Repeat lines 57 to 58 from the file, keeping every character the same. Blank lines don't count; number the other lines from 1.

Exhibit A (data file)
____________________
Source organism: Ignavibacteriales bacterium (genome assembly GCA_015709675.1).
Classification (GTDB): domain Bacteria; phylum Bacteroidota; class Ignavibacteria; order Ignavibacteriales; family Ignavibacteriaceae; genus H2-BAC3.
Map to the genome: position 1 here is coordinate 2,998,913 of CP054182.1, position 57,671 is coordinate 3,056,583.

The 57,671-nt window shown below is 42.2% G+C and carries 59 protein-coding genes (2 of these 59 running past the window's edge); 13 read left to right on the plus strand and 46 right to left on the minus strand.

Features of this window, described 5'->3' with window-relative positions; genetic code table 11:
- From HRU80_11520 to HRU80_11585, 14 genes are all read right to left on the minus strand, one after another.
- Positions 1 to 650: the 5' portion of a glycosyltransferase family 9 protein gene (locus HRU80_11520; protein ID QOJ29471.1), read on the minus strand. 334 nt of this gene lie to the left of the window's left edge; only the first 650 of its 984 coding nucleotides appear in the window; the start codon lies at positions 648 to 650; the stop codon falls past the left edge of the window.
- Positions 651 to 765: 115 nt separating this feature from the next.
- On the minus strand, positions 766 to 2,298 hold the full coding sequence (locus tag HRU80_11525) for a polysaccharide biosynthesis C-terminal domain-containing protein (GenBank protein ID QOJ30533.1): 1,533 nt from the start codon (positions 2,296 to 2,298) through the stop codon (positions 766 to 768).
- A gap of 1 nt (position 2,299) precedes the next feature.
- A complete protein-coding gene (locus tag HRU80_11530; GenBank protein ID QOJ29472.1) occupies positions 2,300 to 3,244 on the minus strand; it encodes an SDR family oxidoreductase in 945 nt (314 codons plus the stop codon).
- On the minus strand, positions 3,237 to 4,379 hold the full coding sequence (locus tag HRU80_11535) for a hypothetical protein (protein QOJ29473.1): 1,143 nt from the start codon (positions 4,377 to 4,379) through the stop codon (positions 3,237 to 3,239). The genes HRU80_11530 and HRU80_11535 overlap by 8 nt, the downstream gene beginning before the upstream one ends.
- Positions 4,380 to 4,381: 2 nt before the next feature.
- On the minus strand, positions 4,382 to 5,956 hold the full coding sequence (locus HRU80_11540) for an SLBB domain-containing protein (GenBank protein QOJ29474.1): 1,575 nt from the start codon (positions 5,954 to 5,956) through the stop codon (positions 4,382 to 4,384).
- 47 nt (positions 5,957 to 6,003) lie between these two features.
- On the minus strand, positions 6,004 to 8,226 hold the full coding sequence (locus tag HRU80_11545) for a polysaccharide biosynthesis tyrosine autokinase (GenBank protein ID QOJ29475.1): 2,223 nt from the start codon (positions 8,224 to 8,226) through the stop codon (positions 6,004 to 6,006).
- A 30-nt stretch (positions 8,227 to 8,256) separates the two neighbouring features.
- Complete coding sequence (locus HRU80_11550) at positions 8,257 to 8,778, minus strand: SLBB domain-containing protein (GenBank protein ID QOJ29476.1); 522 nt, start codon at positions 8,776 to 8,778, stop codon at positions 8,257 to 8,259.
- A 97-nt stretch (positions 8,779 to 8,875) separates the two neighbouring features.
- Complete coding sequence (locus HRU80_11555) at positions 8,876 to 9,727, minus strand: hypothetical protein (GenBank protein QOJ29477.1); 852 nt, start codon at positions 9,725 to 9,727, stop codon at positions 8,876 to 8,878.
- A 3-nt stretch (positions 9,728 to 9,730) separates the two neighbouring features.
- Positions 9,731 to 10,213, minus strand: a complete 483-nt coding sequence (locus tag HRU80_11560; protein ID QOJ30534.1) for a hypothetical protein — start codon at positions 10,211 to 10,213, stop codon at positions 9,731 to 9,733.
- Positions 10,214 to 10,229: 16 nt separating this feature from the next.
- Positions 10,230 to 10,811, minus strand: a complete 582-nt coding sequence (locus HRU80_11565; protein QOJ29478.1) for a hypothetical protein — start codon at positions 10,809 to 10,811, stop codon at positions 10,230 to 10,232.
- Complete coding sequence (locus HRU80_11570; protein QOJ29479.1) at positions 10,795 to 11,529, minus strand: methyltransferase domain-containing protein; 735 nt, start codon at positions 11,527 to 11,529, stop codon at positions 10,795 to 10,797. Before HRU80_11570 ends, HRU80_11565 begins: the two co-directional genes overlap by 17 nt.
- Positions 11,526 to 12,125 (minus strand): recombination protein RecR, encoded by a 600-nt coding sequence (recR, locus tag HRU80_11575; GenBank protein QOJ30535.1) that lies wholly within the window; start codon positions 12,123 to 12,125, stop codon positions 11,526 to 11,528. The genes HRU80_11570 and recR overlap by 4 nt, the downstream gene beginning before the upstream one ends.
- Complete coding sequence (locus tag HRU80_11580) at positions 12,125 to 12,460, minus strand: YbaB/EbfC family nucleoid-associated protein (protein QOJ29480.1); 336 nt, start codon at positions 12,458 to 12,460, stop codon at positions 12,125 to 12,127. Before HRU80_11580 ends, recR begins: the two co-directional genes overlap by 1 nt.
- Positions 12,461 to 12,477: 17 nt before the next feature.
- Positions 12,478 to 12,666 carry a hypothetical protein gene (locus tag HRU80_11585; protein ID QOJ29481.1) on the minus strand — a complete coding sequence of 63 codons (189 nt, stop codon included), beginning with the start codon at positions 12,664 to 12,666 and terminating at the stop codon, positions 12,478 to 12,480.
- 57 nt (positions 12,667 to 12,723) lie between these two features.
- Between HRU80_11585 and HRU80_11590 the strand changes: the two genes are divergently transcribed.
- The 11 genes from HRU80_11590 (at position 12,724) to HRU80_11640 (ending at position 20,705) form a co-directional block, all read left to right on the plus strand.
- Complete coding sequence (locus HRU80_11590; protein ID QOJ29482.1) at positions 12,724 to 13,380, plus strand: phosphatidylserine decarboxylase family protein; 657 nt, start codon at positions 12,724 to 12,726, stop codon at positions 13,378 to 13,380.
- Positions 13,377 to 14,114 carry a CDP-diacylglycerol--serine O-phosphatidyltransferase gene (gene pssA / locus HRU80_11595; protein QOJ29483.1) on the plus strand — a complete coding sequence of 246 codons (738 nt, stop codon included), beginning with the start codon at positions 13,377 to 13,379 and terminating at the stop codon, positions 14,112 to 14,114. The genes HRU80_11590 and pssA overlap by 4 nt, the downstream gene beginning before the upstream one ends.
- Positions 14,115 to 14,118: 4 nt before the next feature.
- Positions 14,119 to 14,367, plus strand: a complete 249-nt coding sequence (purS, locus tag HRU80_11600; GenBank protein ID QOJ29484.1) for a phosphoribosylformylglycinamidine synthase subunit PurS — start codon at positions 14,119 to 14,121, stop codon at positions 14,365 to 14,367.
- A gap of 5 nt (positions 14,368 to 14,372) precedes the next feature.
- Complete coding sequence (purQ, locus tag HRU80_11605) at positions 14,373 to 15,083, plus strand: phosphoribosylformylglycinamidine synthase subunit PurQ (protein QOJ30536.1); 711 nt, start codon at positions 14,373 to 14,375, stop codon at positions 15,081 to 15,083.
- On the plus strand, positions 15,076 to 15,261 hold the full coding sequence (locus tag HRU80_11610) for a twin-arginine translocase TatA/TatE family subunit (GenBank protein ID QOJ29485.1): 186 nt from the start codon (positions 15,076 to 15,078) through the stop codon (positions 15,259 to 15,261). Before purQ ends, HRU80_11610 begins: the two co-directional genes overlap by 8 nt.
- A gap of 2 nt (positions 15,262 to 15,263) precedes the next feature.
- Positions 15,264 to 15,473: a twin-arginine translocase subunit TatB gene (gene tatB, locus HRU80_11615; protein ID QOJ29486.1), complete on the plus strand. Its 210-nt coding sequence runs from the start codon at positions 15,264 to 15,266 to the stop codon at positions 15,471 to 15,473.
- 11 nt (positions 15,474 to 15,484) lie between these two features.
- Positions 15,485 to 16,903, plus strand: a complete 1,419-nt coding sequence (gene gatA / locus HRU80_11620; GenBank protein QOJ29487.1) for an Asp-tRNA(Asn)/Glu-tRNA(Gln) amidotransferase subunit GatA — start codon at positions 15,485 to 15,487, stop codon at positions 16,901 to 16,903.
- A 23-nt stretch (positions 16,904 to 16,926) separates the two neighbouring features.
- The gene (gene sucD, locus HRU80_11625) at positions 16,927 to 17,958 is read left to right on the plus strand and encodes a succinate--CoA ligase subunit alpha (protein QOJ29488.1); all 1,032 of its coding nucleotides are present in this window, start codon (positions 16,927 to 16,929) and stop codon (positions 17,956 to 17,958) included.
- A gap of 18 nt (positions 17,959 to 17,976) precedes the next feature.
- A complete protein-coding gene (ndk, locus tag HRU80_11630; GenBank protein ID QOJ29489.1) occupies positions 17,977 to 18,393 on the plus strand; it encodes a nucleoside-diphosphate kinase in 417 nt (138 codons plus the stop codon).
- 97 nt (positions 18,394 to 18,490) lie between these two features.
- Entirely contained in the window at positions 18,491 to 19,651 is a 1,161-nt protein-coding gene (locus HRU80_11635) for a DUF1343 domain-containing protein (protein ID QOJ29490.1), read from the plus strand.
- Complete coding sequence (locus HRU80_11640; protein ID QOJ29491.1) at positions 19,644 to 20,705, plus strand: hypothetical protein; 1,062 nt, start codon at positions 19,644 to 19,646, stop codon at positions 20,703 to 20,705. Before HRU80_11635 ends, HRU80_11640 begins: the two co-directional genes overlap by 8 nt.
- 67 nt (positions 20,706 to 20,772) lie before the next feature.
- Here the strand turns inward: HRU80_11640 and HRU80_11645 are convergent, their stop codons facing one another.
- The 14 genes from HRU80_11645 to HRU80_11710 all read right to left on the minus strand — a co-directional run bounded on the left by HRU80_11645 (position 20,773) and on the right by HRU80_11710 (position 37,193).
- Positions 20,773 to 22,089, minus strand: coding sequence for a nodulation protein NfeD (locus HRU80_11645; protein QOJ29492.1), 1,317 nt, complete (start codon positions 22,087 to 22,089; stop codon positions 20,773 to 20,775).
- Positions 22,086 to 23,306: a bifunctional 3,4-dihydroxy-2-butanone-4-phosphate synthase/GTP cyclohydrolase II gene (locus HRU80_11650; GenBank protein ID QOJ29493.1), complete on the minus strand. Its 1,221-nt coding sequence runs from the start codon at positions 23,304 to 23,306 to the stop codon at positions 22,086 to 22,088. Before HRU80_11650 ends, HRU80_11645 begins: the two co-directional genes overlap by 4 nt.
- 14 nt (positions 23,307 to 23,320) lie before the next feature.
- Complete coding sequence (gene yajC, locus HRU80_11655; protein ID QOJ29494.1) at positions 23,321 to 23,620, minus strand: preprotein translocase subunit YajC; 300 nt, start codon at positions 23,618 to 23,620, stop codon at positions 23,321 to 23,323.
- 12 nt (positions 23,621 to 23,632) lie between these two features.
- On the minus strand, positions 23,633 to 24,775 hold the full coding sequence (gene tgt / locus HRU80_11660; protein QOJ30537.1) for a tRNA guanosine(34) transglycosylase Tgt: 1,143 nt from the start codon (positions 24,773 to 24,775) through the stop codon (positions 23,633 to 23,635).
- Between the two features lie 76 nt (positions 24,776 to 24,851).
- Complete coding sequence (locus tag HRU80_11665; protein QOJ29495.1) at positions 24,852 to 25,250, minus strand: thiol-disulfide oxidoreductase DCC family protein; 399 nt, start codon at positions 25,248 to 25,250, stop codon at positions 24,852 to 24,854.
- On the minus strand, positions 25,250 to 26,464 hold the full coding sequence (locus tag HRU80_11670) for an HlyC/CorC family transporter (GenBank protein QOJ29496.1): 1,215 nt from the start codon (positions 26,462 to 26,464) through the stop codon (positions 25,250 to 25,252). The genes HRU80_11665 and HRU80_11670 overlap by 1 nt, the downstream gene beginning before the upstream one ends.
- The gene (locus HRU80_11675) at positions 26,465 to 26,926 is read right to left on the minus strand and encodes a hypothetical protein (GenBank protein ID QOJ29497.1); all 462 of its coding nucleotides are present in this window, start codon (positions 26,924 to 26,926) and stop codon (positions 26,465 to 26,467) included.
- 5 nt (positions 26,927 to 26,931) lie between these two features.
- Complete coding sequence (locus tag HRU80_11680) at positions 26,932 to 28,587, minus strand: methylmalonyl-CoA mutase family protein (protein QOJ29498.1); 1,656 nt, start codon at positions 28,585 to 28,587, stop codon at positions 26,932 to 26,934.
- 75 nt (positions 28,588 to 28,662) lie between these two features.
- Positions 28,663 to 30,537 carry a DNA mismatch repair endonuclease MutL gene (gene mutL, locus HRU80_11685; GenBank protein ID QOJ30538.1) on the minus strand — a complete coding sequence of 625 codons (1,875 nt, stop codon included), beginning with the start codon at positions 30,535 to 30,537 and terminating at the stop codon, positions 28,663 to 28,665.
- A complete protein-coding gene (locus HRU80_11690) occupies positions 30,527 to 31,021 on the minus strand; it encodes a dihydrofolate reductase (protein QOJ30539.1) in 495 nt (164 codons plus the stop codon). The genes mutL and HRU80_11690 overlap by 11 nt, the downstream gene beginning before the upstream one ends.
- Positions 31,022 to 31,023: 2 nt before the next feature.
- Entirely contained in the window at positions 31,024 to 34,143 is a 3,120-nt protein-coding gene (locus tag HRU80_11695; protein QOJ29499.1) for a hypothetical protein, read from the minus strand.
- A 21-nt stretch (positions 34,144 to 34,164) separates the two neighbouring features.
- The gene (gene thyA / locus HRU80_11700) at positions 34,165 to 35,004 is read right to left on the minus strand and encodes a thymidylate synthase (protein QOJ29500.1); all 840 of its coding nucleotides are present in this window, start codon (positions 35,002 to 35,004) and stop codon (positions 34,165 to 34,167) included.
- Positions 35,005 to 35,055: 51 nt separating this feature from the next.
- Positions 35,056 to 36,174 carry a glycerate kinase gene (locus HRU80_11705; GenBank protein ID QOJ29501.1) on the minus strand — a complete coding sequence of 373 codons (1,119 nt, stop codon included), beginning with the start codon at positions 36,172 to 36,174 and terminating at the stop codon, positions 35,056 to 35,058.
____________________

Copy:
- Complete coding sequence (gene yajC, locus HRU80_11655; protein ID QOJ29494.1) at positions 23,321 to 23,620, minus strand: preprotein translocase subunit YajC; 300 nt, start codon at positions 23,618 to 23,620, stop codon at positions 23,321 to 23,323.
- 12 nt (positions 23,621 to 23,632) lie between these two features.